Over the past seven days, destructive tornadoes have impacted numerous communities across several states. Last Friday, Mississippi was devastated by a deadly tornado. This Friday evening, a dangerous tornado caused havoc in Arkansas, Iowa, Indiana, Illinois and other places in the South and Midwest.

One of the reasons we started The Better Samaritan blog was because we know that not all good Samaritans are helpful and, in some cases, cause accidental harm. After these recent storms, many people face physical, emotional, spiritual, and financial hardships. As churches seek to offer support during this difficult time, there are several practical ways they can effectively serve those affected by the recent tornadoes in ways shown to have the most impact. Below, we share five ways churches can provide effective relief.

Provide Spiritual and Emotional Care

Churches should focus on providing spiritual and emotional care and physical assistance.

Those affected by the disaster may be coping with trauma, grief, anxiety, and depression. Churches must be a source of comfort and hope during these times. They can also host special services, such as prayer vigils that allow for communal mourning and lament and help others hold onto faith and hope for the future.

Provide Financial Support

Churches can provide immediate assistance in the form of financial aid. In addition, churches can use their resources to provide food, clothing, medical supplies, and other necessities to survivors who have lost their homes or belongings. Making a financial donation is one of the most effective ways for people to help after a disaster. When needs on the ground shift, having additional funding can allow groups providing care to respond with greater flexibility and adaptability.

Provide Volunteers

Churches can serve as hubs for mobilizing volunteers to help with relief efforts. Coordinate with local authorities and disaster relief organizations to ensure volunteers are deployed safely and effectively. Encourage your congregation to sign up for various tasks, such as clearing debris, assisting with home repairs, or providing transportation to and from temporary shelters. Remember, the need for volunteers will extend far beyond the immediate aftermath of the disaster, so continue to encourage and support volunteer efforts in the coming weeks and months.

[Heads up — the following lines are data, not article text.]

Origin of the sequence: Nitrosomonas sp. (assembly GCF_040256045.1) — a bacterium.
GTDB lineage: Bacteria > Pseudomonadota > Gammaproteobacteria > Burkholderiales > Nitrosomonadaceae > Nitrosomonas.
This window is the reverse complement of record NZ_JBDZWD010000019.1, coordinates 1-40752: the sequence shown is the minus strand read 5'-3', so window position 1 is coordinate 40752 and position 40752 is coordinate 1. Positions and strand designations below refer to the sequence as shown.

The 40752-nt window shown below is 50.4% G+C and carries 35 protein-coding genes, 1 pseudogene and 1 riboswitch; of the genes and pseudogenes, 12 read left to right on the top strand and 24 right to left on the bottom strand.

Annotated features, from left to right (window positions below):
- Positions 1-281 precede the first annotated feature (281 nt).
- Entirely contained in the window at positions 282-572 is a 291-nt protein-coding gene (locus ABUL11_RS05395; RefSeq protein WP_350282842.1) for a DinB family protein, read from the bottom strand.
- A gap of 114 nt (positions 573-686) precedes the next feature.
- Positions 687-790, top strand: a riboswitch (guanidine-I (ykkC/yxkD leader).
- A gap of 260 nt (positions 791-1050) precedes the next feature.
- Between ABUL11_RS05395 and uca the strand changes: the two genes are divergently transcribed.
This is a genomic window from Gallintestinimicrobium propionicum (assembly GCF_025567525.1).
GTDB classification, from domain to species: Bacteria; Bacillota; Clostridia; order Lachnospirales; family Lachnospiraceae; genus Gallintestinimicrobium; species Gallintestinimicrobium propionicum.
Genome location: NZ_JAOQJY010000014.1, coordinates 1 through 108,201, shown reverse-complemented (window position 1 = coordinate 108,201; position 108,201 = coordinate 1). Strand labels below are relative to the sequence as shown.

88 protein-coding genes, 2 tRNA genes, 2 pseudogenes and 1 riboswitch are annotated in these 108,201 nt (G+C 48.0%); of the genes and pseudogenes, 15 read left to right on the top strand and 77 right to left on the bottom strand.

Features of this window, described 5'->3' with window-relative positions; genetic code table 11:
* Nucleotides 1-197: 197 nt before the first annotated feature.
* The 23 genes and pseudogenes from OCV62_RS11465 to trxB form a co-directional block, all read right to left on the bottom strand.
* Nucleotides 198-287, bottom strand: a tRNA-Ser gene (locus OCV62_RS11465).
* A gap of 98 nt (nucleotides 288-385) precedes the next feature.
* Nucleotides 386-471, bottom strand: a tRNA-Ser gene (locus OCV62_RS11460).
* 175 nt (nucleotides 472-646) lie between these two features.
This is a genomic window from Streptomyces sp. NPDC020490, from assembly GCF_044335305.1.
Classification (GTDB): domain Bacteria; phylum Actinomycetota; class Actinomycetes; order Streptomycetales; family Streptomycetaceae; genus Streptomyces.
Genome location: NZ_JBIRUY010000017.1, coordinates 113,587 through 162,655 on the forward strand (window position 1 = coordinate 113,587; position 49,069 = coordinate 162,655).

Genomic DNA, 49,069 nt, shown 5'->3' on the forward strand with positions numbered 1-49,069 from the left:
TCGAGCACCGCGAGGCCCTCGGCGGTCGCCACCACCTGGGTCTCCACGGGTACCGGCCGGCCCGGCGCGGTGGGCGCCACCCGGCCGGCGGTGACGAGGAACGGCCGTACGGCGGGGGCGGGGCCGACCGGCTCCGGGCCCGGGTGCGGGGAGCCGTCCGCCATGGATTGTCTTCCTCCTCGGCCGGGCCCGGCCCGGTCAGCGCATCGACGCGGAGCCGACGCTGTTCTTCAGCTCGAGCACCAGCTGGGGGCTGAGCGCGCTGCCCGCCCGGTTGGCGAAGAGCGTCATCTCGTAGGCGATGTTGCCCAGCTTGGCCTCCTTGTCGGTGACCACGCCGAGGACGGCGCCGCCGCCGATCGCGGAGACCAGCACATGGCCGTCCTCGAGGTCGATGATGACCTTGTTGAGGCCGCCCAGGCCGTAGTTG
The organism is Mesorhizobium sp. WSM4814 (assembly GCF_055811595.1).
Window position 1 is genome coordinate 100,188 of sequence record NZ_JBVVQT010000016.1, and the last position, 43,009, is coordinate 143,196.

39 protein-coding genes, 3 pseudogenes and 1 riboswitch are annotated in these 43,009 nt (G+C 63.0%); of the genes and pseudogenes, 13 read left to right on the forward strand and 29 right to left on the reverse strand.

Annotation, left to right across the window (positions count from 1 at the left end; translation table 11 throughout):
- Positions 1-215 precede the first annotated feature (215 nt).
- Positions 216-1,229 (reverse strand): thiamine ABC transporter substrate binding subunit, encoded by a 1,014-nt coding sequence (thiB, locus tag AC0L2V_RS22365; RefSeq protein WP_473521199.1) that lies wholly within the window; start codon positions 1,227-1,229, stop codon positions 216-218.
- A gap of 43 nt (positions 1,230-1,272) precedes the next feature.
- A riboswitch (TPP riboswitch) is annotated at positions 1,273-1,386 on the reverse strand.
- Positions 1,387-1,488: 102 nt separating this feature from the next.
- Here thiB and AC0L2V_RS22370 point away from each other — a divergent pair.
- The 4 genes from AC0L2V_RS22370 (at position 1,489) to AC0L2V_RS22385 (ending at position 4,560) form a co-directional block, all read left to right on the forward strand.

Provide Goods and Resources (But Only if Requested!)

For churches in the local communities affected, once specific tangible needs are known, churches can also help organize a drive to collect goods and resources. However, don’t make the mistake of asking others to give goods and resources and assume that’s what’s needed. Uninvited donations can place more strain on those impacted, result in waste, and end up costing the affected community money to store.

This recommendation holds for churches outside of regions impacted by disasters, where there may not be direct ties to local churches or the communities themselves. Again, wait to hear through direct contacts or organizations in affected areas. Give them time to determine what non-financial resources are needed before jumping into action. A financial gift is better than sending goods and resources in most cases. So, if you decide to organize a collection of goods, stick to the list those asking for help have communicated, and don’t send items that don’t meet the requirements outlined.

Provide Long-Term Community Support

In the wake of the recent tornadoes, churches need to stay engaged with their communities for the long term. As the recovery process unfolds, there will be continuing needs for emotional, spiritual, and practical support. Offer ongoing counseling, facilitate support groups, and provide resources for rebuilding and restoration. As a church, you can give a sense of community and stability amid chaos and uncertainty. Remember, just because the communities impacted may not be making front-page news in the coming weeks doesn’t mean that things have returned to how they were. The communities affected by this outbreak will need your help now, and they will need your help in the future.

We have a sacred responsibility to be the hands and feet of Christ in this disaster-filled world. By providing prayer, emotional support, supplies, financial assistance, and long-term community support, churches can play a vital role in helping to heal and rebuild the lives of those affected by the recent tornadoes.

Jamie Aten, Ph.D., and Kent Annan, M.Div. co-direct the Humanitarian Disaster Institute at Wheaton College and are also the co-founders of Spiritual First Aid.